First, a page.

Updated: June 20, 2016 10:10:08 am
Rahul Bose on directing, producing, and acting in an inspirational film, titled Poorna. Rahul has returned to direction with Poorna, a biopic about Malavath Poorna — a tribal girl from Telangana.
What is the film about?
It a biopic of the youngest girl in history to climb Mount Everest, Poorna Malavath. It is an astonishing tale, even Bollywood could not have written it more improbably. Poorna was 13 when she climbed the Everest two years ago. This film takes you from her small hut in Telengana to Bhongir Fort outside Hyderabad, to Darjeeling and Sikkim, to Nepal, and then to the top of Everest. We have, unarguably, some of the best footage from the summit of Everest you’ve ever seen. I won’t reveal yet how we did it.
What drew you to Poorna?
To be poor is one setback. To be a girl is another. Then to be adivasi is a third challenge. A 13-year-old adivasi girl might be able to climb the Everest if she were from the Northeast and grown up in a gritty, mountainous region. But Telengana is as flat as my forehead. Poorna is astonishing, single-minded and determined. She thought of only two things when she reached the summit- “Sir”, her mentor, RS Praveen Kumar, and all the tribal girls who could now hope to reach great heights. In the film, she is being played by Aditi Inamdar, also from Telengana.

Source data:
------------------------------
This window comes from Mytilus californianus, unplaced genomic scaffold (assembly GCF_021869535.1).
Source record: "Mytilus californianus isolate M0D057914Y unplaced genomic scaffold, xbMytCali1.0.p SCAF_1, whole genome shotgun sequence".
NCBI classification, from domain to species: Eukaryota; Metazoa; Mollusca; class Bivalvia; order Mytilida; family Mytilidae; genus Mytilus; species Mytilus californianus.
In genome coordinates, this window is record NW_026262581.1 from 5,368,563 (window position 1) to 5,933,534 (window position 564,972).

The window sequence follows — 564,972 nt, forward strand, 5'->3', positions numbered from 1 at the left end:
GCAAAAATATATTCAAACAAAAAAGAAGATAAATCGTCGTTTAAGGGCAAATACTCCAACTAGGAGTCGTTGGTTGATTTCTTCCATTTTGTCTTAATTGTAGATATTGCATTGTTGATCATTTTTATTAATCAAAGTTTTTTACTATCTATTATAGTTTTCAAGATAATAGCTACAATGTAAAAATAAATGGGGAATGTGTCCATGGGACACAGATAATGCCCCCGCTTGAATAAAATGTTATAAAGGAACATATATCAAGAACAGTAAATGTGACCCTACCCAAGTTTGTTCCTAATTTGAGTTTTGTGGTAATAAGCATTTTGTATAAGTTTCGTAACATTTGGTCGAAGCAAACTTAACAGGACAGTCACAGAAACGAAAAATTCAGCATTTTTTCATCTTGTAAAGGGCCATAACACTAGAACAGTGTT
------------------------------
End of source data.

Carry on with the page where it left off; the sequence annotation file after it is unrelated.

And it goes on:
You are playing RS Praveen Kumar. What makes him an important character?
RS Praveen Kumar, a schedule caste person, is a remarkable, charismatic man. An IPS officer today, he also went through the tribal school system in Andhra Pradesh. After becoming Secretary of Social Welfare in 2013, he cleaned up the schools, where the food was bad, education system broken and teachers complacent. He started, as part of his new deal, extracurricular activities in school. One of them was rock-climbing, which Poorna ended up choosing. Her instructor, who was an Everest Summiteer himself, and Praveen, decided to send a few children to Darjeeling to further their skills. Then Praveen had an audacious idea. He thought, what can I do that is talismanic? So that every tribal parent can say, that girl did this, so we should keep our child in school? The idea grew into summiting Everest.
This is the first film you have directed after 15 years. Why this story, and why now?
It checks all three boxes. One, it is a film that is straightforward and inspirational, and I love that. Second, I love anything about sports and adventure. I played rugby for 11 years for India. Third, it’s a film about gender equality, which was the first thing I got involved with in the social sphere. Moreover, most people haven’t even heard of this story. I only heard about it when the writers of the film showed it to me.
How important was the authenticity of each scene to you?
The most important thing. Each scene, I ask myself: Is the moment true or fake? Is there something deeply authentic about the human experience in that moment?
Did you have to go through harsh conditions while shooting?
Hell yes. We were shooting on a 600 ft rock — that’s 60 stories. You shoot from below, then you go 600 ft up and shoot from above, then go 300 ft down and shoot from the side. And that’s just the same shot at three angles.
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